I have set out the changes that everyone agreed were needed, but in truth many people thought that Royal Mail could not change while it was a public company. However, change has happened. Considerable progress has been made, and more is under way. An important agreement was reached this March between the Communication Workers Union and Royal Mail supporting the £2 billion modernisation plan, £1.2 billion of which has now been spent. CWU members supported the agreement by a 2:1 majority.

Differences are being felt in operations. The opening hours of delivery offices have been extended and new generation letter-sorting machines have been installed. There are new machines so that mail is sorted for the exact route that postmen and women walk, and there is better equipment, including hand-held devices to track and record items of mail. Of course, the pace of change must be maintained, but in an industry dogged by difficult industrial relations, both the CWU and management should take credit for the start that has been made.

Our debates on Royal Mail have for some time been informed by the Richard Hooper reports of 2008 and 2010. Two years ago, Hooper's report called for two changes: the injection of private capital and, closely related to that, the involvement of private sector management. However, he rejected full privatisation, saying that that

"option would only be appropriate and feasible if modernisation had been completed."

His recent report also identified a need for private sector capital, but was markedly more confident about the quality of existing management and the capacity for change given the changes that had already taken place. The 2010 report states:

"The specific need for corporate experience is reduced today".

It used to be said that Royal Mail could not change without an injection of private investment and management, but change has been possible. The argument now seems to be that change is needed so that Royal Mail can be sold, but that is simply not true.

The House needs to ask what the real costs could be. The public are making a heavy investment in preparing the postal services offered by Royal Mail for sale, including through a £2 billion loan to fund the modernisation process. In addition, the subsidy for the post office network was already set to increase from £150 million to £180 million next year, and we heard today of a further investment in sub-post offices, to which I will return. The Bill also leaves the taxpayer assuming the huge liabilities of the pension fund while Royal Mail benefits from a reduced contribution.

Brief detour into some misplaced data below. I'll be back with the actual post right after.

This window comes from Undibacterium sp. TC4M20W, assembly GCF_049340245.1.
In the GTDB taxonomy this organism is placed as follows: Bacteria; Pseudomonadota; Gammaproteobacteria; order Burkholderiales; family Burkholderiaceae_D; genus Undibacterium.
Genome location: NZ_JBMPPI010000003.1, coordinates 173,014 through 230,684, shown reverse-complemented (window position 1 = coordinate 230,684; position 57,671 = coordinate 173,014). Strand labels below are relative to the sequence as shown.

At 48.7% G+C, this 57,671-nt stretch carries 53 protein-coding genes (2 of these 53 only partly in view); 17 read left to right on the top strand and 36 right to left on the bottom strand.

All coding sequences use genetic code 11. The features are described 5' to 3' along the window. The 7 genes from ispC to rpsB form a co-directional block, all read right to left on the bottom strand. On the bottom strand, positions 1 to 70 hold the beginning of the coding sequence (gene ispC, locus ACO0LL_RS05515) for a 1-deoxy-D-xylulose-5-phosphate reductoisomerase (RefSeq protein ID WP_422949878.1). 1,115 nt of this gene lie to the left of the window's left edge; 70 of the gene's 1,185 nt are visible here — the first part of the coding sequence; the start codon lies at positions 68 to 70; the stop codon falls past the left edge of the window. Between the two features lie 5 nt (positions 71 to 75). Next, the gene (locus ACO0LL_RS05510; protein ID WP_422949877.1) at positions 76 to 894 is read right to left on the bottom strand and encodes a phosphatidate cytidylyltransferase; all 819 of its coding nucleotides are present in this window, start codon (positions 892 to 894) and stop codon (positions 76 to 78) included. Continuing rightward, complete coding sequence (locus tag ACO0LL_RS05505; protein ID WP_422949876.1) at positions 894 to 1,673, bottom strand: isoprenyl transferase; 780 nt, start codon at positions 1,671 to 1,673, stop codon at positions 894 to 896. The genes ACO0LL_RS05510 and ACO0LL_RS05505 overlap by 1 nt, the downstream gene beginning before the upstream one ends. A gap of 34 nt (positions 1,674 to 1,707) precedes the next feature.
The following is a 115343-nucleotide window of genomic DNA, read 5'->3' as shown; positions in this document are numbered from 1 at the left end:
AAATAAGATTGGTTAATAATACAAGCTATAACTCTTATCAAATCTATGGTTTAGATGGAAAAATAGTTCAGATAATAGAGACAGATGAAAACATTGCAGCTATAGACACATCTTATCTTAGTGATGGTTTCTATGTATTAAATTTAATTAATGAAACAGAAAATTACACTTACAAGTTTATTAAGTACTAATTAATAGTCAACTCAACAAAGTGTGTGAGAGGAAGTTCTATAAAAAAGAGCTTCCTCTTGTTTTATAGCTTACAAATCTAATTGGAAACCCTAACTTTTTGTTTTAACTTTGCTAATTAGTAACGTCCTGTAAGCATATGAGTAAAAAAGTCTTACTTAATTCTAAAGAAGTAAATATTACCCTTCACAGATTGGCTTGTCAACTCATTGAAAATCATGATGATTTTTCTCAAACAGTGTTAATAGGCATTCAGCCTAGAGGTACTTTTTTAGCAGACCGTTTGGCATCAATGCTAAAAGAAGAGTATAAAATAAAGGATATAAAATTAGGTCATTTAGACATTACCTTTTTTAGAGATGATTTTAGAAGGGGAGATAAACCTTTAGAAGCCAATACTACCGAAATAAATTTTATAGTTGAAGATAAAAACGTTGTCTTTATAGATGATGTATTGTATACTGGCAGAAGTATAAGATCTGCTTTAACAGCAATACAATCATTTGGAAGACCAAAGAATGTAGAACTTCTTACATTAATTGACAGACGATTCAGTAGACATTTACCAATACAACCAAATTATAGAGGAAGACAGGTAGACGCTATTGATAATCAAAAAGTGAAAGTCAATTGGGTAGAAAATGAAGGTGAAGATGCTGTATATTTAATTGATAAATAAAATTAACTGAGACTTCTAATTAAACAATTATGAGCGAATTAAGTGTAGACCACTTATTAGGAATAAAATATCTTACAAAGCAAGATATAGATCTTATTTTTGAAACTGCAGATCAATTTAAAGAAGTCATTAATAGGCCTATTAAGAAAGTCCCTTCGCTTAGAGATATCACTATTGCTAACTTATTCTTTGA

That is a huge public investment in preparing Royal Mail for sale, yet the returns look pretty low-according to media speculation, the sale price will be around £700 million, meaning a one-off income of less than £1 billion in return for costs of many billions. The Secretary of State did not make clear the timing of the changes. I simply point out that if he goes early, he will probably get the lowest possible price, but the later he goes, the more essential it will be to complete the transformation of Royal Mail, because as he said, Royal Mail cannot simply stand still and mark time. There is no relationship between the change that is necessary and his desire to sell the whole of Royal Mail.

As the Government's own briefing makes clear, a fully efficient and competitive Royal Mail could generate a very significant return. Companies such as Deutsche Post in Germany achieve profit margins of 13% from their mail operations, even though they face greater end-to-end competition than Royal Mail does in the UK. There are similar profit margins in the postal services of Finland, Austria, France and other European countries. Some are private and some public. That shows what efficient companies can do. However, the Bill excludes the public from any gain from a transformed Royal Mail.